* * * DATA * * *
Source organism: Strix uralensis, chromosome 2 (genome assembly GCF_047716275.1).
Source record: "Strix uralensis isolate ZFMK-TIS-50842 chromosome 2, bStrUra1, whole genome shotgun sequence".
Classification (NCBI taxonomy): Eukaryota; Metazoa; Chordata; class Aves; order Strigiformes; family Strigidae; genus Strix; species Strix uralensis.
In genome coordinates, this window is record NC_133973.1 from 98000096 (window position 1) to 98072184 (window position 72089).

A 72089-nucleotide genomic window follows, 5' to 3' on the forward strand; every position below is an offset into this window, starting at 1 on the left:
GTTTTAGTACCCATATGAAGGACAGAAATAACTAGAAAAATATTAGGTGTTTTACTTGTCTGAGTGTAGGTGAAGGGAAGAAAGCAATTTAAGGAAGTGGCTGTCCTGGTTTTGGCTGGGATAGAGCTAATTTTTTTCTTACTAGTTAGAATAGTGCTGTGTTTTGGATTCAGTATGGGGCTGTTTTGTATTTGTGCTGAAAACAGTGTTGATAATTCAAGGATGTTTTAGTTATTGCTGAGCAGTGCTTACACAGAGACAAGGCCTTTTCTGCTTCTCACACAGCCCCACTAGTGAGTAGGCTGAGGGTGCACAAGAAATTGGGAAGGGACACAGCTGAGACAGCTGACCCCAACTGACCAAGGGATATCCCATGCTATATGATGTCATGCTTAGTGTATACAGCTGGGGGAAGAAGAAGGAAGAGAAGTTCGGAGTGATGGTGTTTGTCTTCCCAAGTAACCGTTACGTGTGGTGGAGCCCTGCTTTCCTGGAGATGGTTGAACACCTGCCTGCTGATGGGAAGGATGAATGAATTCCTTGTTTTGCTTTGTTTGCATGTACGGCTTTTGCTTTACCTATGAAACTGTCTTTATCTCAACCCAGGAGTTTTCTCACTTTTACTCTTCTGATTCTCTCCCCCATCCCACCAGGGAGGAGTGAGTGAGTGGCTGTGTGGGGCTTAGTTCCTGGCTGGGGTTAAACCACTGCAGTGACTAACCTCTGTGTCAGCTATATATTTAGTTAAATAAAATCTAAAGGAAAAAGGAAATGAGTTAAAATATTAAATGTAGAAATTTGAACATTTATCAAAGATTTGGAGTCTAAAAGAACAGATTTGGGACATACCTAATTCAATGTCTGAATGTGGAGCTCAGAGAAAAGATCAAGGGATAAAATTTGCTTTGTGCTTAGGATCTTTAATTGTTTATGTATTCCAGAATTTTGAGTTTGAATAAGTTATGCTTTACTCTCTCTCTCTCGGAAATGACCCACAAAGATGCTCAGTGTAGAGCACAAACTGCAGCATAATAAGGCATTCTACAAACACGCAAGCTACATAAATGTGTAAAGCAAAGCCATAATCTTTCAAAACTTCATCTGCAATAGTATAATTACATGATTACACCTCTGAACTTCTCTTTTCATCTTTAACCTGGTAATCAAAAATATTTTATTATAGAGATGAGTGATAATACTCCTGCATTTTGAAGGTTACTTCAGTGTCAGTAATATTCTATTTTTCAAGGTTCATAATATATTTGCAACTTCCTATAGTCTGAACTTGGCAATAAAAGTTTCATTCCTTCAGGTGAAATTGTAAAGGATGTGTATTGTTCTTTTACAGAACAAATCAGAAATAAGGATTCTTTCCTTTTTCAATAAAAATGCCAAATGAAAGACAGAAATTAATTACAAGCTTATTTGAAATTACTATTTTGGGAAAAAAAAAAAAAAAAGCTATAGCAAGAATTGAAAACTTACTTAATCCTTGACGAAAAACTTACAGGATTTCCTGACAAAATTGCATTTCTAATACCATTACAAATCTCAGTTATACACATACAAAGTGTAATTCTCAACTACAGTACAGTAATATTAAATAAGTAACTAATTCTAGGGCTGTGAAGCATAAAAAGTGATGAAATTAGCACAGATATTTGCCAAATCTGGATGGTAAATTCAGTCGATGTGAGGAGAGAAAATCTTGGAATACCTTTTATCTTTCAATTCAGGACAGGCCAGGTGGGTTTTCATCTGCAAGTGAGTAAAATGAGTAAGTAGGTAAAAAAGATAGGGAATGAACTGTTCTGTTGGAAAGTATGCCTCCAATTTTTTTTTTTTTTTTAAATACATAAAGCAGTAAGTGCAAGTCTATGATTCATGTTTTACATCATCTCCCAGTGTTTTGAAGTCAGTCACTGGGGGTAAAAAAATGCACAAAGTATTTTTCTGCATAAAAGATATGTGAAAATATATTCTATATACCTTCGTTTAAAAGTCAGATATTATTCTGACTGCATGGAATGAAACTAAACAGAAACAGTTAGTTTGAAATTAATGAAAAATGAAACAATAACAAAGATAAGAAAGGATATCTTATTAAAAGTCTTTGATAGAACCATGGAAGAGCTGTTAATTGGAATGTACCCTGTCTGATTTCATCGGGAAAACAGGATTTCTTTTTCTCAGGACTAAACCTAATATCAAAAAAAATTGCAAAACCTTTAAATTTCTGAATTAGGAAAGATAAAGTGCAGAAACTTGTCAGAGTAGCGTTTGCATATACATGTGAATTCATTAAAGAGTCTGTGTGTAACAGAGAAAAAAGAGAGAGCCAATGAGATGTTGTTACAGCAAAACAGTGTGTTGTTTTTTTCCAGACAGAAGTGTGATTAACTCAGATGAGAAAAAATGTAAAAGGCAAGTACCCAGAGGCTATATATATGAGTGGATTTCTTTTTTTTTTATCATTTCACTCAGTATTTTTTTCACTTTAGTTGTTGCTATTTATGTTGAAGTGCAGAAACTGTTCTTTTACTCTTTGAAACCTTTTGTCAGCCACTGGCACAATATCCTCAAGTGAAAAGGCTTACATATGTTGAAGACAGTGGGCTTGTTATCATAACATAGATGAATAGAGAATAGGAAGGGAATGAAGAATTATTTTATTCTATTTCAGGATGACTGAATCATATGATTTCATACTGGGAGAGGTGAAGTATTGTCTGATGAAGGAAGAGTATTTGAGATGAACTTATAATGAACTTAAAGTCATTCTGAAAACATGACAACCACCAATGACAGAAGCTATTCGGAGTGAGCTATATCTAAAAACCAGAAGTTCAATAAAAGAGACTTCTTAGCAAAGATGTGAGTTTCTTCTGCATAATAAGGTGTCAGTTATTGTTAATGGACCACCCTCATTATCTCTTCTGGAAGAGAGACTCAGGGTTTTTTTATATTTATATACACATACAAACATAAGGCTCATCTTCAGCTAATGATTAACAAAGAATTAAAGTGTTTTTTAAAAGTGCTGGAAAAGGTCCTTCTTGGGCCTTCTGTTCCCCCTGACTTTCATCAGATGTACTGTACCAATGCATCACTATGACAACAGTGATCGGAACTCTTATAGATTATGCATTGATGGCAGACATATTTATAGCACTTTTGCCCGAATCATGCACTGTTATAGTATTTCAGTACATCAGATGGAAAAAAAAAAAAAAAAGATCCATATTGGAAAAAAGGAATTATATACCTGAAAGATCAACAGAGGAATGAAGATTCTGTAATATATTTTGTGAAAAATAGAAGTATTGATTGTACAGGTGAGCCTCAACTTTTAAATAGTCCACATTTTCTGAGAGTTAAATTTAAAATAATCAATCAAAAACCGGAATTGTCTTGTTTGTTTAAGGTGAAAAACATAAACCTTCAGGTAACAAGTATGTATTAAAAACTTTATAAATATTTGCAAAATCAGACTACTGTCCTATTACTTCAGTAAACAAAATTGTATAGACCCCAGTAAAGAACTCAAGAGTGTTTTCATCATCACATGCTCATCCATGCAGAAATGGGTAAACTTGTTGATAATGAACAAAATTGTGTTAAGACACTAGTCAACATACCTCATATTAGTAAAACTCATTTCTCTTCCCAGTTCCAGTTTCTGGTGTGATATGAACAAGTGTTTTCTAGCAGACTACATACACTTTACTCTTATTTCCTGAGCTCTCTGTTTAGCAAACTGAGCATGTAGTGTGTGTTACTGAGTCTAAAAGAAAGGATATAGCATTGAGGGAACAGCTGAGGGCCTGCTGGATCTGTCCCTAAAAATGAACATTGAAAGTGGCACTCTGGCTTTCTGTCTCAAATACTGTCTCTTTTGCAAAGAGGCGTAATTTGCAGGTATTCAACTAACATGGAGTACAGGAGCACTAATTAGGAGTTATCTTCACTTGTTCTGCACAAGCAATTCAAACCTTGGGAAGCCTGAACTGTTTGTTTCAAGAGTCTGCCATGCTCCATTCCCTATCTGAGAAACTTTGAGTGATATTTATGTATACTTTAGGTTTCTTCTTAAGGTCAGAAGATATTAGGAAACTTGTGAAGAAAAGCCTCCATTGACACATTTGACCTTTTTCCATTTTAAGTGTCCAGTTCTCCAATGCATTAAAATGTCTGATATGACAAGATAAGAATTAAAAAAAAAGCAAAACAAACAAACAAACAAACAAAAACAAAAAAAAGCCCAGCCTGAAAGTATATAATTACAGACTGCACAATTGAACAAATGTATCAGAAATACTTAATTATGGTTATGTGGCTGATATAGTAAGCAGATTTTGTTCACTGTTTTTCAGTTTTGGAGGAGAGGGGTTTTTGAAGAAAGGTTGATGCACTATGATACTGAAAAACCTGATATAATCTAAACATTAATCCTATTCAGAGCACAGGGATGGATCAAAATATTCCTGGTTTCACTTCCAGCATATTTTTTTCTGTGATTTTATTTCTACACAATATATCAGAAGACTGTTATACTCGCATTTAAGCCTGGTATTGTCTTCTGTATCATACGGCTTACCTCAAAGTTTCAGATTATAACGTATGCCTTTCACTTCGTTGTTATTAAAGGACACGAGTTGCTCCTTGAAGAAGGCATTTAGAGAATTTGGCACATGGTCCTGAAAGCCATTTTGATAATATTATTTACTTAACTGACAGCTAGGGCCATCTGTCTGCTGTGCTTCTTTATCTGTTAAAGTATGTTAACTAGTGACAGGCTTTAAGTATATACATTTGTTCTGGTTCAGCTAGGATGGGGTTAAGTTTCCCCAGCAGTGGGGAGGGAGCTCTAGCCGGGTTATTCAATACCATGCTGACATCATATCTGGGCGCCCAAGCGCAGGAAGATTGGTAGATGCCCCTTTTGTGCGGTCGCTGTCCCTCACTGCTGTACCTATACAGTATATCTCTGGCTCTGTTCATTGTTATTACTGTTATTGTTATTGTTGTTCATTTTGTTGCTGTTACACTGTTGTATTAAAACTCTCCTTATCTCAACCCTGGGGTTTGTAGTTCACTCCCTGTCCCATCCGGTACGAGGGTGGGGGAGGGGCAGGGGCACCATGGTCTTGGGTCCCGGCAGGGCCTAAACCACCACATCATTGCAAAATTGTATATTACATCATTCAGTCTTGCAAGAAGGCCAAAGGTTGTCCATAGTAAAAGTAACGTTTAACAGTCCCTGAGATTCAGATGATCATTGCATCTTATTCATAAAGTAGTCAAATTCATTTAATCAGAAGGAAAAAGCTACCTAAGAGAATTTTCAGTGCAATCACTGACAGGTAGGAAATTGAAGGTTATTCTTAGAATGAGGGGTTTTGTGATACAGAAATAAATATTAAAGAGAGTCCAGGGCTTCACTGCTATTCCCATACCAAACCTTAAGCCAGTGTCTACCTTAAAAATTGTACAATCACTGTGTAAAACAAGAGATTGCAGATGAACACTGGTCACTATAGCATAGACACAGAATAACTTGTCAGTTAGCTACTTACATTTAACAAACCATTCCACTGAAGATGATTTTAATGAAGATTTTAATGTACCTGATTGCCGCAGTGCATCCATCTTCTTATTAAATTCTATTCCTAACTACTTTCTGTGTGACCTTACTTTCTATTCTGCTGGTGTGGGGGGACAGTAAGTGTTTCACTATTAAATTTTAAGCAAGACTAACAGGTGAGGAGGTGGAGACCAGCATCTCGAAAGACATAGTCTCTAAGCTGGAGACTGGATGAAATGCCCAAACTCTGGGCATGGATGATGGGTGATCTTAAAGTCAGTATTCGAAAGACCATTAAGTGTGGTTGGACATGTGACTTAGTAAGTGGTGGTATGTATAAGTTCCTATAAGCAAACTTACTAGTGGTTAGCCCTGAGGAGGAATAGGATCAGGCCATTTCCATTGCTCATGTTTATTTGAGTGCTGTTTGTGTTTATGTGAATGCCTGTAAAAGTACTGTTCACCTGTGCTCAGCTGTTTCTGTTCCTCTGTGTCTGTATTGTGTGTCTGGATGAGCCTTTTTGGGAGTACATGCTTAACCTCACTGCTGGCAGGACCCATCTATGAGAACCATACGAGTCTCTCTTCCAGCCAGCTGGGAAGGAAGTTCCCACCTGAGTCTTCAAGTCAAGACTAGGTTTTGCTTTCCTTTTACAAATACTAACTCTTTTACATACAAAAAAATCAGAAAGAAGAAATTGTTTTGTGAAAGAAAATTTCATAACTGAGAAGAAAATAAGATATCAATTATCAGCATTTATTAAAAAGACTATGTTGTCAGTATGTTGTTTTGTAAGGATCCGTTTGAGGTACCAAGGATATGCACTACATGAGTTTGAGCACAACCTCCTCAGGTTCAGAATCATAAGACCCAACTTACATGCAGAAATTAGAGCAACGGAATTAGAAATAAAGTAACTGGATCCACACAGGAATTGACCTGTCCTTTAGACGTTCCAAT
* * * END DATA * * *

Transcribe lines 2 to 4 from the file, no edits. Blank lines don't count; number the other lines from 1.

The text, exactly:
Source record: "Strix uralensis isolate ZFMK-TIS-50842 chromosome 2, bStrUra1, whole genome shotgun sequence".
Classification (NCBI taxonomy): Eukaryota; Metazoa; Chordata; class Aves; order Strigiformes; family Strigidae; genus Strix; species Strix uralensis.
In genome coordinates, this window is record NC_133973.1 from 98000096 (window position 1) to 98072184 (window position 72089).